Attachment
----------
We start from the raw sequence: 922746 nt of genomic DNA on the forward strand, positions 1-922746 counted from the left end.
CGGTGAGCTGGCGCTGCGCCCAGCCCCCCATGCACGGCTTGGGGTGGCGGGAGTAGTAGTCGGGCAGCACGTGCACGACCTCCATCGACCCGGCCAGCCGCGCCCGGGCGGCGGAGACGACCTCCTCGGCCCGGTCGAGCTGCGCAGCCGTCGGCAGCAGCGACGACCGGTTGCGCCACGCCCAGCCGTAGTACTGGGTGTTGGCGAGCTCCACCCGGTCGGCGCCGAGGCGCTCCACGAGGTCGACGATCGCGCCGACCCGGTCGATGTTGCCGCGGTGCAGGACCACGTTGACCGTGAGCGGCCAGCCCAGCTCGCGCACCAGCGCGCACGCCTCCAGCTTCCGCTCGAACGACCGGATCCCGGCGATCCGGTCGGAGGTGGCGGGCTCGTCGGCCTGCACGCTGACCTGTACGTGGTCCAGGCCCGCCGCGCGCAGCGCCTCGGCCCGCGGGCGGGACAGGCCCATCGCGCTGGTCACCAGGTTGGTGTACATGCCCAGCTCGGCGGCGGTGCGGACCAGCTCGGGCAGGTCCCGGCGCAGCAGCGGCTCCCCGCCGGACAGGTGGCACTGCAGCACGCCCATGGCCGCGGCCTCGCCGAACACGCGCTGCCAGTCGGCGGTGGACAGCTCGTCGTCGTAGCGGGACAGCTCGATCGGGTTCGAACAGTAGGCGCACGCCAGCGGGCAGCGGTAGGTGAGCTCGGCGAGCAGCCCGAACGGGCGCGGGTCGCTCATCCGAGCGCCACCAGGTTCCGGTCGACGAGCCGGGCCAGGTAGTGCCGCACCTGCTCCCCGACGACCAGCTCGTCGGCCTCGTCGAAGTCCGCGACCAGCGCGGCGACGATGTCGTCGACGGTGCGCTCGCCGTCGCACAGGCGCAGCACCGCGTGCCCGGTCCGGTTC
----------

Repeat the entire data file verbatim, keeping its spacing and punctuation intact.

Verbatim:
We start from the raw sequence: 922746 nt of genomic DNA on the forward strand, positions 1-922746 counted from the left end.
CGGTGAGCTGGCGCTGCGCCCAGCCCCCCATGCACGGCTTGGGGTGGCGGGAGTAGTAGTCGGGCAGCACGTGCACGACCTCCATCGACCCGGCCAGCCGCGCCCGGGCGGCGGAGACGACCTCCTCGGCCCGGTCGAGCTGCGCAGCCGTCGGCAGCAGCGACGACCGGTTGCGCCACGCCCAGCCGTAGTACTGGGTGTTGGCGAGCTCCACCCGGTCGGCGCCGAGGCGCTCCACGAGGTCGACGATCGCGCCGACCCGGTCGATGTTGCCGCGGTGCAGGACCACGTTGACCGTGAGCGGCCAGCCCAGCTCGCGCACCAGCGCGCACGCCTCCAGCTTCCGCTCGAACGACCGGATCCCGGCGATCCGGTCGGAGGTGGCGGGCTCGTCGGCCTGCACGCTGACCTGTACGTGGTCCAGGCCCGCCGCGCGCAGCGCCTCGGCCCGCGGGCGGGACAGGCCCATCGCGCTGGTCACCAGGTTGGTGTACATGCCCAGCTCGGCGGCGGTGCGGACCAGCTCGGGCAGGTCCCGGCGCAGCAGCGGCTCCCCGCCGGACAGGTGGCACTGCAGCACGCCCATGGCCGCGGCCTCGCCGAACACGCGCTGCCAGTCGGCGGTGGACAGCTCGTCGTCGTAGCGGGACAGCTCGATCGGGTTCGAACAGTAGGCGCACGCCAGCGGGCAGCGGTAGGTGAGCTCGGCGAGCAGCCCGAACGGGCGCGGGTCGCTCATCCGAGCGCCACCAGGTTCCGGTCGACGAGCCGGGCCAGGTAGTGCCGCACCTGCTCCCCGACGACCAGCTCGTCGGCCTCGTCGAAGTCCGCGACCAGCGCGGCGACGATGTCGTCGACGGTGCGCTCGCCGTCGCACAGGCGCAGCACCGCGTGCCCGGTCCGGTTC